Et sans résultat! can be played with nearly any basing scheme. This means there is no necessity to rebase your existing miniatures collection. The best way to use your existing collection 'as is', is to determine the frontage of a typical battalion of infantry, and determine what ground scale best suits it. This may mean using your entire existing Unit as is, or breaking its stands up and using one or more to represent a battalion. To see the recommended footprint for a Unit in a variety of ground scales, checkout this handy table.


The Benefits of | Going Native

Some players may find they like to use 'native' basing, as it allows the depiction of different Unit types and characteristics visually. Instead of having to reference a roster, or pickup a Unit to read a label on its base, players can simply glance at the arrangement of figures and know the characteristics of the Unit.

The following examples are shown using 15mm figures at a ground scale of 1":75 yards. These conventions can be easily adapted to other figure sizes and ground scales.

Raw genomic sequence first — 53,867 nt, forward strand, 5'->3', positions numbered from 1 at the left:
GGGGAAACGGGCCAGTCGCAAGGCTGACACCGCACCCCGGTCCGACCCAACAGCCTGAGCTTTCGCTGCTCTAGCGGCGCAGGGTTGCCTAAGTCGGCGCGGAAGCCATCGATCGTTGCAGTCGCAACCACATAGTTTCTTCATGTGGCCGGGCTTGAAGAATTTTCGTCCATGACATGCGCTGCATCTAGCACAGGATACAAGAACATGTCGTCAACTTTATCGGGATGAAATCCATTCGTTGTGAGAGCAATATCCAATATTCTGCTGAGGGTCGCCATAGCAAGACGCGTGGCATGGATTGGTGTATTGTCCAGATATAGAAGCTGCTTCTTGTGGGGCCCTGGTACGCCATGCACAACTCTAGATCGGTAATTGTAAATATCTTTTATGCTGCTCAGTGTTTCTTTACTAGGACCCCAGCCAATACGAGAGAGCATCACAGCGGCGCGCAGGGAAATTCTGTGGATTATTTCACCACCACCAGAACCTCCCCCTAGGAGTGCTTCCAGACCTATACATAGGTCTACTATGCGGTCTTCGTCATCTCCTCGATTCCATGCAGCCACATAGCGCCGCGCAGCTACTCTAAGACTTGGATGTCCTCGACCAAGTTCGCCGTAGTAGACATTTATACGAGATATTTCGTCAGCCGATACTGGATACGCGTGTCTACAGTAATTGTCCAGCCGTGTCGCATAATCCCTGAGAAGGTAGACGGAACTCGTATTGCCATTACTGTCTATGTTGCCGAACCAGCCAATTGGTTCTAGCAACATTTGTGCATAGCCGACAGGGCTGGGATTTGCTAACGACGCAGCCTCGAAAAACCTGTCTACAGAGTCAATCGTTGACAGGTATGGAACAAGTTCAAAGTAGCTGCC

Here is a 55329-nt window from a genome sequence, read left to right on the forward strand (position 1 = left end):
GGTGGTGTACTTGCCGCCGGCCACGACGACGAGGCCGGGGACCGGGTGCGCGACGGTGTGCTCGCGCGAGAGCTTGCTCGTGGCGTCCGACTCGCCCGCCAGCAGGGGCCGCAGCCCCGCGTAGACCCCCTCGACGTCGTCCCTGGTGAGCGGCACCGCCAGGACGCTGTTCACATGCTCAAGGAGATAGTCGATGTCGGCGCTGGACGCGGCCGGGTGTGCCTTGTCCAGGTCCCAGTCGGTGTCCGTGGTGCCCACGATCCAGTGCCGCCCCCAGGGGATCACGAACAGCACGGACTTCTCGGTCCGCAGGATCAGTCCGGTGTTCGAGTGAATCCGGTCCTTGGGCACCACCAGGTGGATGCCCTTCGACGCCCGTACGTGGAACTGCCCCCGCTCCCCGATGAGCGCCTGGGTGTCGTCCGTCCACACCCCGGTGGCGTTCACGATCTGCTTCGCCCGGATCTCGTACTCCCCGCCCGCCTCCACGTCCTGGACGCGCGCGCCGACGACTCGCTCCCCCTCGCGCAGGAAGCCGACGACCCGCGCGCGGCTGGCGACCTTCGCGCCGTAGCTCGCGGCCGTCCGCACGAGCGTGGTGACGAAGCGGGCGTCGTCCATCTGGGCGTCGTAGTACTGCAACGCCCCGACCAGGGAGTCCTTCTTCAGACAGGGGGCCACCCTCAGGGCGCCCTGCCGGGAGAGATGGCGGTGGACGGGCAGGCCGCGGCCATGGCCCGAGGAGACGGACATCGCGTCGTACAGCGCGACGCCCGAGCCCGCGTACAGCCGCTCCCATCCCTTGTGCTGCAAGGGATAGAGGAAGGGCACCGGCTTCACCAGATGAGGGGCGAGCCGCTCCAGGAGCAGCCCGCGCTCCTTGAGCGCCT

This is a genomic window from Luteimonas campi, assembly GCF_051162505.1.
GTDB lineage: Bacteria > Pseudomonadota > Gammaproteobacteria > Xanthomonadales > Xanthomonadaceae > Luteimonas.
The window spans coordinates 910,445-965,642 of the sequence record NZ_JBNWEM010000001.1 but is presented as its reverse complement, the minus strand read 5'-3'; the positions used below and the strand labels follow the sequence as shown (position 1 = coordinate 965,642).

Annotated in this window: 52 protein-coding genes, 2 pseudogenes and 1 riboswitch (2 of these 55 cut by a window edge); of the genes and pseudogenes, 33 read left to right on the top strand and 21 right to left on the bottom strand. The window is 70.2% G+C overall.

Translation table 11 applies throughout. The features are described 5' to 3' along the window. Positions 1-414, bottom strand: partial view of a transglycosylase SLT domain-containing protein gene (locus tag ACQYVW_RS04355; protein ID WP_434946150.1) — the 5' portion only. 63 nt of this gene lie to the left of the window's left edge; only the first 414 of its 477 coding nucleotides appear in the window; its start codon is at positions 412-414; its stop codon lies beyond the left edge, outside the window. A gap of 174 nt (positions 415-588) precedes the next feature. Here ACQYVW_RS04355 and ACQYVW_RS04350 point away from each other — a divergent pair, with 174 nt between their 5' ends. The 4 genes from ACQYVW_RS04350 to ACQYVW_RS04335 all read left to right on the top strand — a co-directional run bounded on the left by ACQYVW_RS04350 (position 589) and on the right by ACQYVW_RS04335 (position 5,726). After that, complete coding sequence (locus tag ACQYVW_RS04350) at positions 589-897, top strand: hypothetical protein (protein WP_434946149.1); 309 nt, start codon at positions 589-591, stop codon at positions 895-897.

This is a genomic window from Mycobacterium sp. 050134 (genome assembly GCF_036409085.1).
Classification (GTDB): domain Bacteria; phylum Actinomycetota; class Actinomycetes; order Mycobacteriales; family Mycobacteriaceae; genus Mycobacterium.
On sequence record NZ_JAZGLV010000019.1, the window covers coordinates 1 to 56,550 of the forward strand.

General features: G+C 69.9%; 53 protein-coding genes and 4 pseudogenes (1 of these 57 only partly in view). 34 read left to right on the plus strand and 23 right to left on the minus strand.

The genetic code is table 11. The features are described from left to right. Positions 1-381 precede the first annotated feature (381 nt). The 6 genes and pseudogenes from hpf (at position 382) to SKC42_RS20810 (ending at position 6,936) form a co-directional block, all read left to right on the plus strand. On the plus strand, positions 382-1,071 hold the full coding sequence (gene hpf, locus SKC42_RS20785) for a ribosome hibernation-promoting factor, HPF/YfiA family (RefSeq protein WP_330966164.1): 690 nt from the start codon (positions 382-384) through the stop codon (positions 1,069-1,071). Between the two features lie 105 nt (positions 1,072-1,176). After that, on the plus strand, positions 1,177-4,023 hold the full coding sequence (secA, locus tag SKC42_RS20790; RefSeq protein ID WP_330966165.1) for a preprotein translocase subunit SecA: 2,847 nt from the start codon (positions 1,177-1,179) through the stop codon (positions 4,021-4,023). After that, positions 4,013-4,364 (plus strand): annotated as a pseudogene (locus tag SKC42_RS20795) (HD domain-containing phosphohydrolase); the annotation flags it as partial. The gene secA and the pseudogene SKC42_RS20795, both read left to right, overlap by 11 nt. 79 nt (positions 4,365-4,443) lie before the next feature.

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Infantry Units | Battalions

Each infantry Unit represents a single battalion and its base represents the area controlled, not necessarily occupied, by its troops. Infantry battalions are typically based with figures in two or more ranks, flush against the rear of the base.

Light [L] infantry move and fight better in poor terrain. Infantry with the light [L] characteristic can be indicated by placing two figures ahead of the formed ranks to represent skirmishers.

Shock [S] infantry have an advantage in their first round of combat each turn. Infantry with the shock [S] characteristic may be represented by including a mounted officer on the base.

Infantry with the irregular [I] characteristic can be easily represented by scattering the figures about the base, rather than mounting them in formed ranks.

To show an infantry battalion has a combination of characteristics, simply combine the basing conventions.

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Cavalry Units | Squadron Groups

Each cavalry Unit represents a small number of squadrons, between one and four, numbering up to 250 troopers. Its base represents the area controlled, not necessarily occupied. Cavalry squadron groups are typically based with four figures in one rank, centered on the base.